Theology of Grace

That experience I had with this idea of grace being too controversial I have found to be the same with many churches. They are afraid to engage these questions of grace, election, free will…these are hot topics. Controversial topics. But God’s word is unmistakably clear on this grace…even in one of the most frequently quoted passages used to understand our salvation, Ephesians 2: “But God, being rich in mercy, because of the great love with which he loved us, even when we were dead in our trespasses, made us alive together with Christ…For by grace you have been saved through faith. And this is not your own doing; it is the gift of God” -Ephesians 2:4,5,8. When I was in seminary this passage was used to explain the grace of God for us in salvation. The analogy was that what we typically think of ourselves in salvation is that we, in our sin, are like a drowning man in a raging sea. We can’t swim, we are being overwhelmed by the waves, facing certain death. Our only hope is if God throws a life preserver to just the right place where I can extend my hand to reach it and be saved. God must intervene, and I must take action. But that is not what Ephesians 2 says…”we were DEAD in our trespasses”…we were not just struggling and drowning, we were stone cold dead at the bottom of the ocean. But God by his grace breathed the breath of life in us that we could know him. If you are sitting here today as a Christian, it is because you are the beloved of God, and he has set his grace on you, that you might turn to him.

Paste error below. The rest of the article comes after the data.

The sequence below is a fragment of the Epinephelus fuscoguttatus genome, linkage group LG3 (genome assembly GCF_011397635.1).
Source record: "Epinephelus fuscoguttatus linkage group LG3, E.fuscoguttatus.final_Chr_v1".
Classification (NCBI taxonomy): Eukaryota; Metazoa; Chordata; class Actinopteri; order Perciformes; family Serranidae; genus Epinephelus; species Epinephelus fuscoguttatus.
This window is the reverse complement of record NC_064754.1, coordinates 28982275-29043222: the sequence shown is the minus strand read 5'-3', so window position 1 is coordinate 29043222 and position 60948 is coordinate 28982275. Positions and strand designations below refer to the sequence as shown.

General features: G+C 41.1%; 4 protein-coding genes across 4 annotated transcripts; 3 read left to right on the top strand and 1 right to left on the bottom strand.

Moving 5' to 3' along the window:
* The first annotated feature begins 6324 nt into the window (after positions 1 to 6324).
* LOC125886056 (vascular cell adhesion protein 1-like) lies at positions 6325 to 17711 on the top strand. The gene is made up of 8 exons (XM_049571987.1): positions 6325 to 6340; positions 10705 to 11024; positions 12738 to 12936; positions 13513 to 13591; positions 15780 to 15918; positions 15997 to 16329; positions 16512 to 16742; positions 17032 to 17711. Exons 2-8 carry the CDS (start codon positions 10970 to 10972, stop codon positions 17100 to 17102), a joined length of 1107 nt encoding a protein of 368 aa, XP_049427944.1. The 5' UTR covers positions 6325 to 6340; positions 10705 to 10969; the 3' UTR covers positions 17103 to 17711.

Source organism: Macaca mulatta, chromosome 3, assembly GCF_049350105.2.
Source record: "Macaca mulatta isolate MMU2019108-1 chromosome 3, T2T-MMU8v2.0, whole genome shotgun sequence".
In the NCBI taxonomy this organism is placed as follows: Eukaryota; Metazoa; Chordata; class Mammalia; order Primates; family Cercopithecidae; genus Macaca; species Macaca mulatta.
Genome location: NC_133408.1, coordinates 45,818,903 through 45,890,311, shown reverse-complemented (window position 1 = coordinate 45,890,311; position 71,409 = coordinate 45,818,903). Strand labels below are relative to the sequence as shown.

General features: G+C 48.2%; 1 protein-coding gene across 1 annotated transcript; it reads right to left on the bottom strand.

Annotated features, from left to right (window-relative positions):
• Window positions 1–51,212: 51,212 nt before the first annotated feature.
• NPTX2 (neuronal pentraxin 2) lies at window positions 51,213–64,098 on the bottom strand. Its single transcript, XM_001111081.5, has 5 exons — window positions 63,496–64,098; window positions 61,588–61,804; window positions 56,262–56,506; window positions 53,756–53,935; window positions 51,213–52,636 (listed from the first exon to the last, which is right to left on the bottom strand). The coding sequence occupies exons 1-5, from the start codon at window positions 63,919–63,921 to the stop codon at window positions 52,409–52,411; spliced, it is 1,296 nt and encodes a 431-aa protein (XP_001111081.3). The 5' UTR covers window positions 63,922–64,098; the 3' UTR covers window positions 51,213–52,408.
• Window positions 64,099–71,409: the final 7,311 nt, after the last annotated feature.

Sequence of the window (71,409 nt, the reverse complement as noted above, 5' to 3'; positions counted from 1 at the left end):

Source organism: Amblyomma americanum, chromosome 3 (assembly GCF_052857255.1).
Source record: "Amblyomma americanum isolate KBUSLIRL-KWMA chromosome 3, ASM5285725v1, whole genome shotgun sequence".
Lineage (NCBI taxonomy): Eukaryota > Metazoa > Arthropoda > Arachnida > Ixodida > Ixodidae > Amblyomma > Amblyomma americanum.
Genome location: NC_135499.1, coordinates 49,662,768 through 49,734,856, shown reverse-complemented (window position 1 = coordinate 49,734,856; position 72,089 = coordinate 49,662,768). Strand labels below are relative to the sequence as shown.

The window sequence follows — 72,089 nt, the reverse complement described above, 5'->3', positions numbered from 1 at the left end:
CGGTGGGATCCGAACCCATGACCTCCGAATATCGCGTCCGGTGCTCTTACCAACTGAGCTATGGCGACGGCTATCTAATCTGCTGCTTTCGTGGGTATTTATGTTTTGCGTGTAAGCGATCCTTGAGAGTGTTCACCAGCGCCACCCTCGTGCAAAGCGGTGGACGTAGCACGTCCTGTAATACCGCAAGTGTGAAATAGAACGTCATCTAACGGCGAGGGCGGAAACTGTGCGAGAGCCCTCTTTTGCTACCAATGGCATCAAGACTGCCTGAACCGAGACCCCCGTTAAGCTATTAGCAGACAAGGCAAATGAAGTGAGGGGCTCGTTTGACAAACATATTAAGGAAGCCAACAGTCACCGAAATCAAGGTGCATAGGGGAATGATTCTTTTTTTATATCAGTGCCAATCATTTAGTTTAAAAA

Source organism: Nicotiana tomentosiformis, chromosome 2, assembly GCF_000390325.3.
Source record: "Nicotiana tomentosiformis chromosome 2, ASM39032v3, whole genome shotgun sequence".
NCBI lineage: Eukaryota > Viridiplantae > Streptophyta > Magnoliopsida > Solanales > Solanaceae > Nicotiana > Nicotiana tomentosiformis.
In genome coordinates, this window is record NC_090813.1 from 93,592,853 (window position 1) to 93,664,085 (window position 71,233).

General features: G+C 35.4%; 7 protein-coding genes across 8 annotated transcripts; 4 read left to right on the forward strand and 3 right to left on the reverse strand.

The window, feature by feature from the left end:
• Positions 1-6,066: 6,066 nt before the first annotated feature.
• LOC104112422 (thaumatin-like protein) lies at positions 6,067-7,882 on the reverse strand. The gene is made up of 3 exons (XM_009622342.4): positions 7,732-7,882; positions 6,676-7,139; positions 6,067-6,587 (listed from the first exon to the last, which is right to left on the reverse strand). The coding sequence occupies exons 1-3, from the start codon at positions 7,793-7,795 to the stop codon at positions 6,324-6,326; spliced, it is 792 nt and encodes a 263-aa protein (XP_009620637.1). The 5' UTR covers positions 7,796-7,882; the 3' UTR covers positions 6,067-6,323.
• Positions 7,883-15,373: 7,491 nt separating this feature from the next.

As a Church Plant